That initial post was not an an attempt to flag up the wrongs of one political party - hence why I wrote about "anyone" as this issue applies to all political parties that have, or are aiming to get their candidates elected to the Commons or appointed to the Lords.

Andrew, I take your first point in your response, and again aim to focus on the issue rather than the personalities. For me, my view is that anyone who is or is seeking to be a UK legislator should pay full taxes on their earnings. I view it as one of the responsibilities that goes with the priviledge of being a legislator in either House in the Palace of Westminster. Others may disagree - that's fine.

In my second paragraph - yes, in that sense I do "join the battle" but not from one that seeks to put one political party over another. I'm as saddened as anyone with a passion for politics to see how low in the public's esteem politics, politicians, civil servants and local government workers are currently held.

Why did I start posting on this forum? The first because I spent my entire childhood living down the road that the blog is named after, and second because Chris Howell happens to be one of my local councillors. That makes me one of his constituents.

Why am I posting semi-anonymously? Because I work in the public sector and feel that it would be improper of me with regards to who I work for to use my real name. It's one of the other reasons why I'm not interested in taking party-political sides - I jealously guard that neutrality.

In general, the blog issues you write about are local and in general those are the things that I intend to comment on from the perspective of a constituent.

I do have an academic interest in managing public services and improving public administration - and improving the public's understanding of it. One book I would recommend on the "depoliticisation" of politics (if there can be such a term) is a book by Professor Colin Hay which is titled "Why we hate politics." See the description at as to why.

Andrew Bower said...


Thanks for taking an interest in and commenting on the blog. We do not shy away from being challenged by and debating with people who do not always agree with us.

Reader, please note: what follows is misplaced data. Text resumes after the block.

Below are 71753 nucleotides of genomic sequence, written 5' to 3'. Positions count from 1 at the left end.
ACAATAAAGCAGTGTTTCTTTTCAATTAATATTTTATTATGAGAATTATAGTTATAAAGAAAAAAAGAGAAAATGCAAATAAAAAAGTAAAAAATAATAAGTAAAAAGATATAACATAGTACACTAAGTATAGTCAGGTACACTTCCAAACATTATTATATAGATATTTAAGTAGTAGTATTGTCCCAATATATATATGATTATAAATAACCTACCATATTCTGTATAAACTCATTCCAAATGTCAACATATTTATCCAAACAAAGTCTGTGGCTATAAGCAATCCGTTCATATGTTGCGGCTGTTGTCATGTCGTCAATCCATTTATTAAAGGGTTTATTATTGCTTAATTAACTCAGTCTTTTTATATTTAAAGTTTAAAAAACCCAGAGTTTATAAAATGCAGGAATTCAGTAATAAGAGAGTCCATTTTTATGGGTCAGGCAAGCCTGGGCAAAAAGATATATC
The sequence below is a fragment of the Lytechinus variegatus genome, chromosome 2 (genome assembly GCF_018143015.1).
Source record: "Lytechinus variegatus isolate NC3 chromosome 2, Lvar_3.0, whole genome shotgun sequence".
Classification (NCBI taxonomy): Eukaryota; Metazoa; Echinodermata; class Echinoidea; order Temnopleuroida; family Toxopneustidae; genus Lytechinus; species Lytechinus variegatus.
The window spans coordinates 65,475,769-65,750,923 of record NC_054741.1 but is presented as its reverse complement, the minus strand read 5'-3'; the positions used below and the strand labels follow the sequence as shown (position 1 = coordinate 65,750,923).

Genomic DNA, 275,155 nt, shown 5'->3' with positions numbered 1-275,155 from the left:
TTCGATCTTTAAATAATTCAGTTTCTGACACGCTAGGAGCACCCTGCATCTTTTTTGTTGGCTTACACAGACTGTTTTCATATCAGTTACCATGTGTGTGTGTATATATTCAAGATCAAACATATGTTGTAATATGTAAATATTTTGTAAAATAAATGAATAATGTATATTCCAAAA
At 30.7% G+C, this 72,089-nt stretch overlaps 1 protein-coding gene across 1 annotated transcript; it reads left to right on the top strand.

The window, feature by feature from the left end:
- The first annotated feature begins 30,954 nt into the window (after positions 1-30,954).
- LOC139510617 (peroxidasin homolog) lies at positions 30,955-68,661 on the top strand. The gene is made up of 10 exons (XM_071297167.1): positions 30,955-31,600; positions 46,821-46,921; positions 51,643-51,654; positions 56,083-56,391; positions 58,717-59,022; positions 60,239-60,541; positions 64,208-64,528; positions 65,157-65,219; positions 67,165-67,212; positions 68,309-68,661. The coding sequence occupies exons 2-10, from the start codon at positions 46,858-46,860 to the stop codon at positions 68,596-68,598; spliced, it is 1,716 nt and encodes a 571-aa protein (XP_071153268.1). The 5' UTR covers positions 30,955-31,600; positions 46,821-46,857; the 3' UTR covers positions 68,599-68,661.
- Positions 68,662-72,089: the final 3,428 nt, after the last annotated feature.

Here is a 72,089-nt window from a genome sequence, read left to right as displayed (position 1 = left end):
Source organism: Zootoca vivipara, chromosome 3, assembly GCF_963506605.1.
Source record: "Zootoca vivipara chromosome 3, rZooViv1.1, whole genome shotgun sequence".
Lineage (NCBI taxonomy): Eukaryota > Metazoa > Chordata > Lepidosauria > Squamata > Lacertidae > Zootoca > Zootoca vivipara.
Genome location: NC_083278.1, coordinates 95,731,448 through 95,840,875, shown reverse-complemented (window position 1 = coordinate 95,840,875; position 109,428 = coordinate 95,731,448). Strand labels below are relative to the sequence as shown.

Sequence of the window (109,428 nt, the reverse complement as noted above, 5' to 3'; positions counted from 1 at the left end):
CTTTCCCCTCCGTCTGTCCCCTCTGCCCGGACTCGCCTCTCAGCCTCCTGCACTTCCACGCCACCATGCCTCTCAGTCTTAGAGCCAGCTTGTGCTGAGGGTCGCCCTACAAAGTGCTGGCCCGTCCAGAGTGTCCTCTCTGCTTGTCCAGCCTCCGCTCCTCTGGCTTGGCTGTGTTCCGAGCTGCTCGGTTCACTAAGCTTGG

For the avoidance of doubt, the discussion between David and me about an anonymous comment was about a different comment on a different thread. Anonymous and pseudonymous comments are welcome.

The Conservative Party's position is, as yours, that people should be taxed on their worldwide earnings if they sit in the legislature.

However, given that there is a good case for the status of being non-domiciled to exist, as Chris has outlined, I don't think it would be fair to characterise someone holding such a status in this context as being equivalent to the classic "it was within the rules" excuse we've heard from MPs (see David's comment above), and I think it is unfair for people to be vilified for tax avoidance (rather than evasion) when it is not only perfectly legal but widely practised and even encouraged by the government (e.g. using your ISA allowance).

We chose to say some words in praise of Lord Ashcroft because after a week of waking up to him dominating the Today programme and seeing his name dominate most bulletins on BBC News 24 throughout the day we felt the there was a very significant imbalance in reporting on the issue that we wished to help correct. Perhaps we would have been less keen to finger Lib Dem and Labour hypocrisy on the subject if they hadn't been trying to push this as much as possible. So yes, there's an element of "but they started it" but we believe the initial imbalance was unusually extreme.

Frugal Dougal said...

I'm quite relieved that pseudonymous comments are welcome...

David Vincent said...

I am not sure I see the distinction between Ashcroft's tax dealings and the expenses issue. I do not deny that he has acted legally. Whether he actively misled his friend William Hague, or whether they both knew 10 years ago that Ashcroft's "firm commitment" to become resident in the UK did not include a commitment to pay UK tax on all his income, remains unclear. I simply feel that, like MPs claiming expenses, there is some justification for holding active politicians and active members of the HoL to a higher standard than simply obeying the law. It is wholly disingenuous to compare Ashcroft's tax (non-tax) dealings in Belize and elsewhere with an ordinary person buying an ISA. Lord Ashcroft actively chose to avoid paying tax on large amounts of income, some of which he gave to the Conservative party, some of which he gave to ARU and other charities and some of which he spent on planes, boats and Victoria Crosses. He also chose not to tell anyone (even it seems his close friend William Hague) that was the case until very recently. I am sure Lord Ashcroft has several worthwhile qualities, including a dislike of violent crime, but I think people are entitled to think something less of him because of the choices he has made and the sources of his largesse.